# MA2051 - Ordinary Differential EquationsSolutions to first sample examOriginally Given 1994 B Term

1. You are solving

(a)
The corresponding homogeneous equation is . The characteristic equation is r + 0.5 = 0, and so r=-0.5 and the homogeneous solution is .
(b)
Use the method of Undetermined Coefficients and look for a solution of the form . Plug this into the original equation and equate coefficients to obtain A = 10/37 and B = -60/37.
(c)
The general solution is . The initial condition gives you 32 = T(0) = C - 60/37 and so C = 32 + 60/37.
(d)
The answer is yes: simply choose . (You just have to make the initial data match the initial value for .)

2. (a) Separate and integrate:

The initial data determines the constant to be 26. (The solution is the top half of an ellipse.)

(b) Separate and integrate again:

Use the initial data and simplify to obtain y = 1/(12-4t)

3. Let A(t) denote the amount of TCE in the tank at time t (in ounces) and let C(t) denote the concentration of TCE in the tank at time t (in ounces per gallon). Then C(t) = A(t)/V = A(t)/10,000.

(a)
TCE enters the tank at rate (ounces/minute). There are two ways that TCE ``leaves'' the tank: in the water flowing out and through treatment. The rate out due to flow is (ounces/minute). The rate out due to treatment is (ounces/minute).

(b)
The balance equation is

Collect terms, divide by and take the limit as approaches zero to obtain the model:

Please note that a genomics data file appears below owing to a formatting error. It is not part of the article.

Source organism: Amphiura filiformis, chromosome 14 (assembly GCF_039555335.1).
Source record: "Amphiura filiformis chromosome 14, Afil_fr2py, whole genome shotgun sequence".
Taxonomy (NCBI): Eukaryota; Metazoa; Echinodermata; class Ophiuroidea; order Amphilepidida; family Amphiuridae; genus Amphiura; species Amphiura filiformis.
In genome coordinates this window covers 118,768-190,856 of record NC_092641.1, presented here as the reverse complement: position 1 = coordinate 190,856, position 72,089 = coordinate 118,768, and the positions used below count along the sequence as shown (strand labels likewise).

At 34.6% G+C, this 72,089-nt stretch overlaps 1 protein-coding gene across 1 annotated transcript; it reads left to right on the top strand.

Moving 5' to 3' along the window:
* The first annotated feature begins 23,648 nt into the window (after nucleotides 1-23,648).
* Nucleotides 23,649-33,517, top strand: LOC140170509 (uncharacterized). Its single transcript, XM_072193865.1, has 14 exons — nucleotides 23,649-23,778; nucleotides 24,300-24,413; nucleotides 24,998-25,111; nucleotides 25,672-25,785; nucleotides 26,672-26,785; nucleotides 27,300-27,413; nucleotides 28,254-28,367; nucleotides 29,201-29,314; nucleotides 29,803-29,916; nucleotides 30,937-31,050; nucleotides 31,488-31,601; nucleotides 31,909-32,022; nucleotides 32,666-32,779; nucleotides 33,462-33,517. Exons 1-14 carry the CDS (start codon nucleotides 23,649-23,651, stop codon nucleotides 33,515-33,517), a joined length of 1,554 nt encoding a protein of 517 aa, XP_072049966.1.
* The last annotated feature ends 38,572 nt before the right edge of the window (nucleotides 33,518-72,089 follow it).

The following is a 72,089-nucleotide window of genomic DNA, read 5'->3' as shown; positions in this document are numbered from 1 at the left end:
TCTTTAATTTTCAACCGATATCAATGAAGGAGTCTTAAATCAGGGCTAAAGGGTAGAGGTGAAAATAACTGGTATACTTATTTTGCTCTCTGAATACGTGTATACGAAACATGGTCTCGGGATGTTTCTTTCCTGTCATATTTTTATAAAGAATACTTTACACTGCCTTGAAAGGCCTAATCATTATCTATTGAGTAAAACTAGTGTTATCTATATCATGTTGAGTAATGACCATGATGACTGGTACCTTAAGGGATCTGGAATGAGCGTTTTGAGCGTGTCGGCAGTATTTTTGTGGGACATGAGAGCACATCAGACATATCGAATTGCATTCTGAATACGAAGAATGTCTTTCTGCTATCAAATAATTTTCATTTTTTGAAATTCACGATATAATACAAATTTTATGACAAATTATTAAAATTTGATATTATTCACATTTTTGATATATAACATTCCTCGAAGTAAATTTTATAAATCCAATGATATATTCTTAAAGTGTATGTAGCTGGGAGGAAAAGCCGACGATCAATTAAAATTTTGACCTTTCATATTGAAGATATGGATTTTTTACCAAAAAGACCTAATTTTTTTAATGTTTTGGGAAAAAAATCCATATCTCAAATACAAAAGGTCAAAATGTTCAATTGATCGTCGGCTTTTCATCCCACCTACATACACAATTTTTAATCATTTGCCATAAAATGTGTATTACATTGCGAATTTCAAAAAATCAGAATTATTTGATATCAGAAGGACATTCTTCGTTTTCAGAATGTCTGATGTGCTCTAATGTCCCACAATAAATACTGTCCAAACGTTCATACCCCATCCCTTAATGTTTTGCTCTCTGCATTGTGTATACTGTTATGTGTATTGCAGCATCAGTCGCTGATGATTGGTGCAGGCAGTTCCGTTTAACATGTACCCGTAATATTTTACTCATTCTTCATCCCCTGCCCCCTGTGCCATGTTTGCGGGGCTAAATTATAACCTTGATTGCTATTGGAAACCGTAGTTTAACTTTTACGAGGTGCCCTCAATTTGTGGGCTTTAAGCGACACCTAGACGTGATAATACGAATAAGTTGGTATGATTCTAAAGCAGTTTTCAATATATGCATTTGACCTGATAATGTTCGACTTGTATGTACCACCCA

(c)
If you are going to have a constant solution, then and the model tells you that this happens when 1000 - 0.17A(t) = 0. Thus the amount of TCE in the tank approaches the constant level ounces and so the concentration approaches the constant level (ounces per gallon). This is the concentration of TCE in the water flowing out of the tank.

(d)
There are (at least) three ways to reduce the concentration of TCE in the water leaving the tank: reduce the flow rate, increase the size of the tank, increase the efficiency of the treatment process.

If you go back to the model, and let denote the flow rate in (as well as out), let V denote the volume, and r denote the treatment rate, the model becomes

You can solve for the constant solution as before, and you find that the concentration approaches the constant level

In other words, the treatment tank multiplies the in-flow concentration by the fraction . You want to make this fraction small and you can do that by (1) decreasing , or (2) increasing V, or (3) increasing r.

4: BONUS If you want to stay in business, you need

One way to attain this is to keep V=10,000, r = 0.12 and decrease the flow rate . If you do this you find that the maximum admissible flow rate is about 30.77 gallons per minute. (Slow flow.)

Another way to do it is to keep the flow rate equal to 500 gallons/minute, but increase the volume of the tank. If you want to do this, you need a tank with volume 162,500 gallons. (Big tank.)

It is interesting to note that you cannot satisfy the government regulations even if the treatment is 100% efficient; r=1 isn't good enough!

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